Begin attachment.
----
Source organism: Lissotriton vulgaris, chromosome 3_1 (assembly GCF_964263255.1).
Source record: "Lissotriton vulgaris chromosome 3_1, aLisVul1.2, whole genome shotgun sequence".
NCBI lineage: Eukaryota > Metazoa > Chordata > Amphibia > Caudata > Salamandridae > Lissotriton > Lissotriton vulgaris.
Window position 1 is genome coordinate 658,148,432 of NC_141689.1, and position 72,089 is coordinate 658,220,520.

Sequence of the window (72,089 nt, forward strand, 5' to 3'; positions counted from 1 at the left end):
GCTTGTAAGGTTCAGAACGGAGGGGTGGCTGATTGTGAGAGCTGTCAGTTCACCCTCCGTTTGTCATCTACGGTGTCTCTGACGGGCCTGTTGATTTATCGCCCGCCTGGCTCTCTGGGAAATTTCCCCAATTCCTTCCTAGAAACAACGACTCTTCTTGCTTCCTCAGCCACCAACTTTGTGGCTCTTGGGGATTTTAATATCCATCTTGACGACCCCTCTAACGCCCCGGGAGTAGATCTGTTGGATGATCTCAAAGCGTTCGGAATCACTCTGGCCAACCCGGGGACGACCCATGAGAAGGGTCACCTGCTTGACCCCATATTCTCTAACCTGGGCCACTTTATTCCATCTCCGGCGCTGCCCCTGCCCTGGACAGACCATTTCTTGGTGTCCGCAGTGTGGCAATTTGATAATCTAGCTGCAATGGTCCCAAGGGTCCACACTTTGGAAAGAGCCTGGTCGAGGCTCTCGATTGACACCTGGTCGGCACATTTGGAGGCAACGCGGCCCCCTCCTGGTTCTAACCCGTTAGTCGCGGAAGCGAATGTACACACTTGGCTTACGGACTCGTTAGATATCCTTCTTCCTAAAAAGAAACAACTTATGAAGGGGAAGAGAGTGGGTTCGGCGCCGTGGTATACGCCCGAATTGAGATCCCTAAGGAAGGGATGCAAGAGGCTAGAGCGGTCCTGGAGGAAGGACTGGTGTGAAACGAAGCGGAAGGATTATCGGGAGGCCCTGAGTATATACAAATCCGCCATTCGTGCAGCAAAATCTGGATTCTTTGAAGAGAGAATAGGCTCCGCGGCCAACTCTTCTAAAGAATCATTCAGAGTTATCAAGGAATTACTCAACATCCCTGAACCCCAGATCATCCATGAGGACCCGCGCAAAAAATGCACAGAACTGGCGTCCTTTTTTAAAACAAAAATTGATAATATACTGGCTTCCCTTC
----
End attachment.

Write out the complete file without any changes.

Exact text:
Source organism: Lissotriton vulgaris, chromosome 3_1 (assembly GCF_964263255.1).
Source record: "Lissotriton vulgaris chromosome 3_1, aLisVul1.2, whole genome shotgun sequence".
NCBI lineage: Eukaryota > Metazoa > Chordata > Amphibia > Caudata > Salamandridae > Lissotriton > Lissotriton vulgaris.
Window position 1 is genome coordinate 658,148,432 of NC_141689.1, and position 72,089 is coordinate 658,220,520.

Sequence of the window (72,089 nt, forward strand, 5' to 3'; positions counted from 1 at the left end):
GCTTGTAAGGTTCAGAACGGAGGGGTGGCTGATTGTGAGAGCTGTCAGTTCACCCTCCGTTTGTCATCTACGGTGTCTCTGACGGGCCTGTTGATTTATCGCCCGCCTGGCTCTCTGGGAAATTTCCCCAATTCCTTCCTAGAAACAACGACTCTTCTTGCTTCCTCAGCCACCAACTTTGTGGCTCTTGGGGATTTTAATATCCATCTTGACGACCCCTCTAACGCCCCGGGAGTAGATCTGTTGGATGATCTCAAAGCGTTCGGAATCACTCTGGCCAACCCGGGGACGACCCATGAGAAGGGTCACCTGCTTGACCCCATATTCTCTAACCTGGGCCACTTTATTCCATCTCCGGCGCTGCCCCTGCCCTGGACAGACCATTTCTTGGTGTCCGCAGTGTGGCAATTTGATAATCTAGCTGCAATGGTCCCAAGGGTCCACACTTTGGAAAGAGCCTGGTCGAGGCTCTCGATTGACACCTGGTCGGCACATTTGGAGGCAACGCGGCCCCCTCCTGGTTCTAACCCGTTAGTCGCGGAAGCGAATGTACACACTTGGCTTACGGACTCGTTAGATATCCTTCTTCCTAAAAAGAAACAACTTATGAAGGGGAAGAGAGTGGGTTCGGCGCCGTGGTATACGCCCGAATTGAGATCCCTAAGGAAGGGATGCAAGAGGCTAGAGCGGTCCTGGAGGAAGGACTGGTGTGAAACGAAGCGGAAGGATTATCGGGAGGCCCTGAGTATATACAAATCCGCCATTCGTGCAGCAAAATCTGGATTCTTTGAAGAGAGAATAGGCTCCGCGGCCAACTCTTCTAAAGAATCATTCAGAGTTATCAAGGAATTACTCAACATCCCTGAACCCCAGATCATCCATGAGGACCCGCGCAAAAAATGCACAGAACTGGCGTCCTTTTTTAAAACAAAAATTGATAATATACTGGCTTCCCTTC